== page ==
Adapting to a New System

Rod Searcey

Shortly before the start of fall quarter last year, some 40 international students still had not received visas—and were stranded at home, waiting to come to Stanford. Fast-forward a year: this September, the number of visa delays was hovering at about five.

Not that getting there was easy. Like all postsecondary schools nationwide, Stanford had to cope with the requirements of a new and often frustrating federal computerized system for keeping tabs on international students. Starting in May, Bechtel International Center director John Pearson and his staff closed the center two days each week so they could enter student data—country of citizenship, local address, academic major, dependents, expected end date of program, among others—in the web-based Student and Exchange Visitor Information System (SEVIS).

The staffers met the August 1 filing deadline for all but a dozen of the University’s 2,900 continuing international students. And those 12, Pearson says, could have been working anywhere in the United States, perhaps on authorization other than a student visa, or they may have left the country. “This is a new [requirement]—that we are now responsible for knowing where they are and updating addresses,” he adds.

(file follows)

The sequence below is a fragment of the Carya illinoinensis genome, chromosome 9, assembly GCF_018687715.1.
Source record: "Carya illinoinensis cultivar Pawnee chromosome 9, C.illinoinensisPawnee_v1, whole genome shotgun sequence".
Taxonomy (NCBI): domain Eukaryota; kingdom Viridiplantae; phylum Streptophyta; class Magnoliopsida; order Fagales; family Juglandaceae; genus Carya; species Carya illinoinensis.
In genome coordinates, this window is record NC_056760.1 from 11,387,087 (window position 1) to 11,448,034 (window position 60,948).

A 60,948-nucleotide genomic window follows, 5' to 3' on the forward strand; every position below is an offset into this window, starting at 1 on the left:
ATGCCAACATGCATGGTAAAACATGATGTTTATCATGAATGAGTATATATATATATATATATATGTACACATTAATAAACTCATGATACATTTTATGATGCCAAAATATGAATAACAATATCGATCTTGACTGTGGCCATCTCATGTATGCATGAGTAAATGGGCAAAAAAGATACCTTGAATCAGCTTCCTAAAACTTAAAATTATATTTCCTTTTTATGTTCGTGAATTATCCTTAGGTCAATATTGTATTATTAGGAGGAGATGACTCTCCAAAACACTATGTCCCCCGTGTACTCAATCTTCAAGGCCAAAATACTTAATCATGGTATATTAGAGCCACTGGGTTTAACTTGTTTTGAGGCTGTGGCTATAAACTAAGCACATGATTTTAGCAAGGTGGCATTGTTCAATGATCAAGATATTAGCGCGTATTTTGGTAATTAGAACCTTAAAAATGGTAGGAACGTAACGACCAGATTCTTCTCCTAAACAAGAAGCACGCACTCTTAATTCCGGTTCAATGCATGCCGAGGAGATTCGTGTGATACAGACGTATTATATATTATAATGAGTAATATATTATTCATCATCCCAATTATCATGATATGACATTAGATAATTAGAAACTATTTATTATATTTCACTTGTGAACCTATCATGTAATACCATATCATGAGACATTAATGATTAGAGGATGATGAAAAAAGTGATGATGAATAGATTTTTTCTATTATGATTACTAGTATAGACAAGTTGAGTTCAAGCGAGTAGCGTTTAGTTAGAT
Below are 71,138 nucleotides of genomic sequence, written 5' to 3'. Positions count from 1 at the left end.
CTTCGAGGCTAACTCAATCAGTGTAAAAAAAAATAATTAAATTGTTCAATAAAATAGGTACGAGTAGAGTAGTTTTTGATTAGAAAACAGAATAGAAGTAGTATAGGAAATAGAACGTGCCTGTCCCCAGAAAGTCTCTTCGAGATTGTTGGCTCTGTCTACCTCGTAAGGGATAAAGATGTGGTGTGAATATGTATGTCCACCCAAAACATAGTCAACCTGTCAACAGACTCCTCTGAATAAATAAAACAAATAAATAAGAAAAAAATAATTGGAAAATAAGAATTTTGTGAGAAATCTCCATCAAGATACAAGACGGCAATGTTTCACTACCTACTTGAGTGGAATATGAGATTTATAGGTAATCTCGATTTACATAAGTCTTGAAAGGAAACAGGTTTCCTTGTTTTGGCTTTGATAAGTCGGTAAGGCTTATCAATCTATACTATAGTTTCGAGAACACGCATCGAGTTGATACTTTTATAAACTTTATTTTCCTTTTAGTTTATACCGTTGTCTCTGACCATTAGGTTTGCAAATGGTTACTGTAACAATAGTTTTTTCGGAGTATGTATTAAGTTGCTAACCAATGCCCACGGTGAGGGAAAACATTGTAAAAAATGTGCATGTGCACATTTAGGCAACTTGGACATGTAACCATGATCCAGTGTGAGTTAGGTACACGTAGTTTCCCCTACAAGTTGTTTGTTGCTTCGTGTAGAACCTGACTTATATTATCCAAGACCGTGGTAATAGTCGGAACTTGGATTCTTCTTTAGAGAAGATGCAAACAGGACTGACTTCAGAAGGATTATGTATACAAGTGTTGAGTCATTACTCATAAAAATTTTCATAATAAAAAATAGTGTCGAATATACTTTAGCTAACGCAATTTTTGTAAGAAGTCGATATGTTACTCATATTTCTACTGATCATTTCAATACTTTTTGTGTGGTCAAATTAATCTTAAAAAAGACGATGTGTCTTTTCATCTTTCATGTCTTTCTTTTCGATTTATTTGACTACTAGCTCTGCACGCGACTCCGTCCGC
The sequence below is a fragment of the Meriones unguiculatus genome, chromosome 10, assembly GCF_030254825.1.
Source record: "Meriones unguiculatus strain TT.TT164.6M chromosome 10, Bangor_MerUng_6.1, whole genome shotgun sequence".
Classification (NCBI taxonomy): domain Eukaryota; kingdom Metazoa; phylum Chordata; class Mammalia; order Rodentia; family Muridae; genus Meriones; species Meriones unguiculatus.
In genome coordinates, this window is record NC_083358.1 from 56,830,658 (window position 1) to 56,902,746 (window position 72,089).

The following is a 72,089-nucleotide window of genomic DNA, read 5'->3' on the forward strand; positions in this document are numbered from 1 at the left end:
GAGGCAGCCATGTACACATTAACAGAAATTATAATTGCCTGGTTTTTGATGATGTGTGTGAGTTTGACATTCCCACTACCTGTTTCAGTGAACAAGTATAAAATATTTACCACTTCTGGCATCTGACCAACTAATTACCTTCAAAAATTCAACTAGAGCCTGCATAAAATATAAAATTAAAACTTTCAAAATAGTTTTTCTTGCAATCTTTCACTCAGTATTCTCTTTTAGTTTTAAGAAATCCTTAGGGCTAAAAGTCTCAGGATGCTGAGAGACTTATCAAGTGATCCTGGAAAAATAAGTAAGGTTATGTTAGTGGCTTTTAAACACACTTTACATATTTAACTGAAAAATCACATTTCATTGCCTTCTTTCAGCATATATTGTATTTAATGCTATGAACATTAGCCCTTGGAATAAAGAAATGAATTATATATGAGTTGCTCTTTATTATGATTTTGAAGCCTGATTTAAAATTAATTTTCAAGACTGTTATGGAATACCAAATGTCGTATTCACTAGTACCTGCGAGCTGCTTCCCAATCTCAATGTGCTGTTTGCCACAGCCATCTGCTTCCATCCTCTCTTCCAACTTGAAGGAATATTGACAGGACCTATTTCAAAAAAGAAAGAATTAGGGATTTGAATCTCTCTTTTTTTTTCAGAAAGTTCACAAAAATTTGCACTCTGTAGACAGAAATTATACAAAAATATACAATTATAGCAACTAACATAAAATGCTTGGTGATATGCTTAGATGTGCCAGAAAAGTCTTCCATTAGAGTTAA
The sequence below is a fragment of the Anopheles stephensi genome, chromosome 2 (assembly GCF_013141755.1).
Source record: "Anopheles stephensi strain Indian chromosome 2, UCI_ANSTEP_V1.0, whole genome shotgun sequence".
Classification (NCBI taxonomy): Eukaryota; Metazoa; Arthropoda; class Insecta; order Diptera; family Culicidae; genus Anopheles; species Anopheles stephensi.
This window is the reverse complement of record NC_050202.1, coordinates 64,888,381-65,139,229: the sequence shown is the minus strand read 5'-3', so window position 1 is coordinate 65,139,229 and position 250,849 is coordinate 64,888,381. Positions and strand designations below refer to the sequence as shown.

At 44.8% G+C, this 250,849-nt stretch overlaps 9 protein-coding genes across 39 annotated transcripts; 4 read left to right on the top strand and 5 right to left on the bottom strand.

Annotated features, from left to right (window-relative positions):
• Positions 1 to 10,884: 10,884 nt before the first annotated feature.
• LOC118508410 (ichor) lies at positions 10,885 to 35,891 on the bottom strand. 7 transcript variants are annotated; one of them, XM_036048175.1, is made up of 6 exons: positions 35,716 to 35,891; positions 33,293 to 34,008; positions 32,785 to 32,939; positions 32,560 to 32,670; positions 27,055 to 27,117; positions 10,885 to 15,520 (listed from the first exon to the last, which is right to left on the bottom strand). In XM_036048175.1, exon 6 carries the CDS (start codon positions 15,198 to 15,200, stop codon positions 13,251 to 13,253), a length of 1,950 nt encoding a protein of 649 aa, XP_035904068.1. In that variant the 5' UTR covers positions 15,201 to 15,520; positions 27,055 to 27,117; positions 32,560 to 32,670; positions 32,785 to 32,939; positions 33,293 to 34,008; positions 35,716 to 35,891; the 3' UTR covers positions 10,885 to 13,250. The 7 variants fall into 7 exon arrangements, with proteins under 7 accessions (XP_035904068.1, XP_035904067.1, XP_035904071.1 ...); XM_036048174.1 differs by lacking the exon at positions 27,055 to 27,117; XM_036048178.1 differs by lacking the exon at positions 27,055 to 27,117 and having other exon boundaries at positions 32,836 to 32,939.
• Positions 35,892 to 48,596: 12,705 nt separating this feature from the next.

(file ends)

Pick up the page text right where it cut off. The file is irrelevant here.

Ever since it was revealed that some of the September 11 hijackers had entered the United States on student visas, tracking international students has become a federal priority. More students are undergoing background checks, men from 20 mostly Muslim countries are being fingerprinted and photographed, and Pearson now carries a cell phone to take calls from officials at ports of entry.

With more than a million international students in the SEVIS system, Pearson says things went more smoothly than expected. “There were times up until August 1 where it was bewilderingly slow, and it did log people out a lot,” he notes. “Students’ records were known to disappear, and you might suddenly get students on your list who were from another school.”

Having cleared the initial SEVIS hurdle, Pearson remains concerned about the visa delays and denials that international students face. “It’s really about people’s lives,” he says. “When you go overseas for a conference for three days, and suddenly it’s six months before you can get back [to the United States], that’s tough.”